Around 60 NUJ and Bectu union members in the South Asian services at the BBC World Service went on strike on Thursday of last week against the offshoring and outsourcing of their sections and resulting compulsory redundancies.
Newsquest York NUJ union members at Newsquest York have given notice of holding union meetings every weekday until 30 March over management plans to cut four journalist jobs.
A mood to fight is growing throughout South West Trains, where I work as a guard. Bosses are not satisfied with the £31.7 million profit they announced towards the end of last year and are launching an assault on jobs.
Over 130 ticket office staff at the c2c train operator in the RMT and TSSA rail unions struck on Monday of this week over holidays.
Students have continued to win many victories after occupying their universities to show solidarity with the people of Gaza.
In an astonishing breach of normal legal procedure, home secretary Jacqui Smith last week sent five bailed men to prison, overriding the ruling of a senior judge.
The town of Swanley is sandwiched between the end of London and the start of Kent.
Unite Against Fascism (UAF) is planning a series of regional conferences to help derail the Nazi BNP at this year’s European parliament elections on Thursday 4 June.
Gordon Brown seems to have lost his bounce. And as his popularity dwindles and anger at the impact of spiralling recession grows, he hopes that hosting the G20 meeting of world leaders will help to boost his credibility and status.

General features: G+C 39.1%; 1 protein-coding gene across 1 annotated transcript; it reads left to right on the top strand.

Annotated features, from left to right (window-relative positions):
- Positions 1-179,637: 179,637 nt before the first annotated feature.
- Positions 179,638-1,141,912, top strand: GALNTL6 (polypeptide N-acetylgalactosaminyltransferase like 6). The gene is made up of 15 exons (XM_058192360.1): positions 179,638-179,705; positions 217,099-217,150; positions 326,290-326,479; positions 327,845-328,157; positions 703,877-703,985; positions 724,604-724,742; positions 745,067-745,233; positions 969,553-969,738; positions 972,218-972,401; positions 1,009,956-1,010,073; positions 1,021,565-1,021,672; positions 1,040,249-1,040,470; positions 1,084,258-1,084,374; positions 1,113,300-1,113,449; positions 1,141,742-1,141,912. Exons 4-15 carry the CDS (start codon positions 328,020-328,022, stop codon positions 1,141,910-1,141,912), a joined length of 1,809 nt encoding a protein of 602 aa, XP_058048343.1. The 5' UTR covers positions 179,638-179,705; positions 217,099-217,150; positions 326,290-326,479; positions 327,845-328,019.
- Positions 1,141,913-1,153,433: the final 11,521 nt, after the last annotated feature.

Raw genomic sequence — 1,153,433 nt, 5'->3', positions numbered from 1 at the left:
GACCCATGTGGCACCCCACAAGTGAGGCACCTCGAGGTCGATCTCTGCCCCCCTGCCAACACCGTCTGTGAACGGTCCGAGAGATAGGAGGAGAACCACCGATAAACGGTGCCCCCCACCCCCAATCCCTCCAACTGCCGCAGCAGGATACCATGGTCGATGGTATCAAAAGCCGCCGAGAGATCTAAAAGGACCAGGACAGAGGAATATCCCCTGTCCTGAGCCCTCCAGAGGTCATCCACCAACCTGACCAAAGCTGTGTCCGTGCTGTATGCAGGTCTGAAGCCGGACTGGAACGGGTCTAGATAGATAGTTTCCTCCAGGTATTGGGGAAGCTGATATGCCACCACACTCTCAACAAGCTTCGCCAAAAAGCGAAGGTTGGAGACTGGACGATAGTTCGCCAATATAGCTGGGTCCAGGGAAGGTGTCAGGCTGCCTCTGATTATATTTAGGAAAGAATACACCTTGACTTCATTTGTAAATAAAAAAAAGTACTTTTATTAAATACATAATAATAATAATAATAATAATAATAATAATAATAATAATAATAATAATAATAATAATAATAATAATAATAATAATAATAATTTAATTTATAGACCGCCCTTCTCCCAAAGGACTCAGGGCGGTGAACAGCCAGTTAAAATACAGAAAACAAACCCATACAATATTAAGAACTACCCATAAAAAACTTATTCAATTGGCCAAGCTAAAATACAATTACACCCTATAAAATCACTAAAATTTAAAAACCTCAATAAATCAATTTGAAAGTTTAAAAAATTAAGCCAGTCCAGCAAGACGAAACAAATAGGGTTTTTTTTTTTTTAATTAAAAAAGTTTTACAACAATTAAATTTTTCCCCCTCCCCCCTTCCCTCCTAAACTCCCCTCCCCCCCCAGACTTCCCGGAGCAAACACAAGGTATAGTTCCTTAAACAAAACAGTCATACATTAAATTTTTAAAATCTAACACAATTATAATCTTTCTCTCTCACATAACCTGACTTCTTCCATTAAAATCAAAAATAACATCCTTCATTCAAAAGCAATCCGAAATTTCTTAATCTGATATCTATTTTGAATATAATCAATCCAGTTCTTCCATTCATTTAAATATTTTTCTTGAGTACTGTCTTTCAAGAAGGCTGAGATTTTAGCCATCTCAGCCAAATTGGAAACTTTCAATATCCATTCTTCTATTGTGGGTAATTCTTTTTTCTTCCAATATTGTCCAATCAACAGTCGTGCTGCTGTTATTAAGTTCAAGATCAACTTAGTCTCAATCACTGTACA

New Labour is stepping in to prop up private firms struggling to fund Private Finance Initiative (PFI) schemes to build hospitals, schools and other public buildings.
Initiators of a statement calling for unity in the fight for jobs are urging trade unionists to sign it.
Stock markets around the world nosedived on Monday of this week as more evidence of the dire state of the world economy sent investors into a panic. This will have a dramatic impact on ordinary people’s pensions and jobs.
A rebellion is spreading that threatens to stop New Labour’s plans to sell off the post service.
Campaigners have hit back at police scaremongering tactics over the G20 protests.
The Put People First campaign hit the local press in Birmingham last week when activists took a campaign banner and leaflets to protest outside the LDV van plant where 900 jobs are at risk.
Anti-racist campaigners from London's East End held a vocal protest outside the National Theatre on Friday of last week.
Workers at a packaging firm in Dundee are occupying their factory after being told they were sacked and that the company had no money to pay their redundancy.
Twelve workers at a packaging company in Dundee are continuing the occupation of their factory over redundancy pay.
Workers occupying the Prisme plant in Dundee following its abrupt closure, received a massive boost on Saturday as support flooded in.
The West is dangling the prospect of reconstruction aid to Palestinians in Gaza – but only on the condition that they accept a two state solution.
Barack Obama announced the plans for his first budget last week. They reinforced the impression that his presidency marks a clear break from the years of George Bush.